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General Motors fined $35m over recall

Mary Theresa Ruddy (R), whose daughter Kelly was killed in 2010 when she lost control of her 2005 Chevrolet Cobalt, holds a picture of the vehicle, while her husband Leo (L) holds a photo of their daughter
Mary Theresa Ruddy's daughter Kelly was killed in 2010 when she lost control of her 2005 Chevrolet Cobalt

US car manufacturer General Motors has been fined $35m(£20.8m) for delays in recalling small cars with faulty ignition switches.

The fine is the maximum allowed by US law.

GM said it had already begun reviewing its processes and policies to avoid future delays to recalls of this nature.

To date, the firm has recalled 2.6 million cars with the defective switch, which has been linked to 13 deaths.

The National Highway Traffic Safety Administration Board (NHTSA) said it was the single highest civil penalty ever levied as a result of a recall investigation.

"Safety is our top priority, and today's announcement puts all manufacturers on notice that they will be held accountable if they fail to quickly report and address safety-related defects," said US Transportation Secretary Fox in a statement announcing the fine.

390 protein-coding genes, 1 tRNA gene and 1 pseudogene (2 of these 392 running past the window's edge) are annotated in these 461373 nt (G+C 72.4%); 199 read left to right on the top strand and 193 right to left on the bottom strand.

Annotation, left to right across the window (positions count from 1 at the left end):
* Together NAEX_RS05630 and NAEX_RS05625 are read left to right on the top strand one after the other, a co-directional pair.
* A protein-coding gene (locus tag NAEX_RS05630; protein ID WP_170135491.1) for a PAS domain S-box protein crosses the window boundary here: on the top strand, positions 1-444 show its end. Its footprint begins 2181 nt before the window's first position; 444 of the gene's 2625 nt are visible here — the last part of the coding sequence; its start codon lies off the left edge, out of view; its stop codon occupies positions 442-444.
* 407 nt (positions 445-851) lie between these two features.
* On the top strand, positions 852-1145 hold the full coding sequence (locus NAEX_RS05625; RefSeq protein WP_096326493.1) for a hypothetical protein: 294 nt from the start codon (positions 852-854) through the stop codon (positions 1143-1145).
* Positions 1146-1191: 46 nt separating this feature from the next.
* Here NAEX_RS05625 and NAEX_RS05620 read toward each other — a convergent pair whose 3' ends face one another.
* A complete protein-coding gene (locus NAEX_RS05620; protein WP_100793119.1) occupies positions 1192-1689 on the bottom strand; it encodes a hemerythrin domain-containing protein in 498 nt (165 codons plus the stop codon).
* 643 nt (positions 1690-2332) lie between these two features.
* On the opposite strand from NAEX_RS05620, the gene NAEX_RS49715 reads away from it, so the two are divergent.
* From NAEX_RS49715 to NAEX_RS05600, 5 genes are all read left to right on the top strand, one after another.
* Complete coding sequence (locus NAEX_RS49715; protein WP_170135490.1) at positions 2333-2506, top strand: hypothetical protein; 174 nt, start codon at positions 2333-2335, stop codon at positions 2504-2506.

GM was forced to recall its Cobalt and other models due to faulty ignition switches

As a result of the settlement, GM has also agreed to provide NHTSA with access to the results of its internal investigation as well as to speed up its process for determining when to recall vehicles.

"We have learned a great deal from this recall [and] we will emerge from this situation a stronger company" said GM chief executive Mary Barra in a statement.

Thirteen deaths

GM was fined for not reporting a problem with ignition switches in its Chevrolet Cobalt and other models.

The faulty switches prevented the airbags from working and have been linked to at least 13 deaths in the US.

The NHTSA received reports in 2007 and in 2010 about the problems with the switches, but each time it "determined it lacked the data necessary to open a formal investigation".

Ms Barra said she was "deeply sorry" for GM's handling of the recall in front of Congress in April

Both GM and the agency have been criticised by customers for their slow response to investigating safety concerns.

US car manufacturers are required to report safety defects within five days of discovering them.

In April, Ms Barra testified in front of Congress and said she was "deeply sorry" over the company's handling of the defect.

Last month, the company revealed it had taken a $1.3bn hit to cover the cost of the recall.

However, it has asked a judge to ban cases "alleging purely economic damages" due to the recall, and has argued it is not responsible for problems with cars manufactured before 2009, when it was bailed out by the US government.

Problems with GM's vehicles date back to at least 2004.

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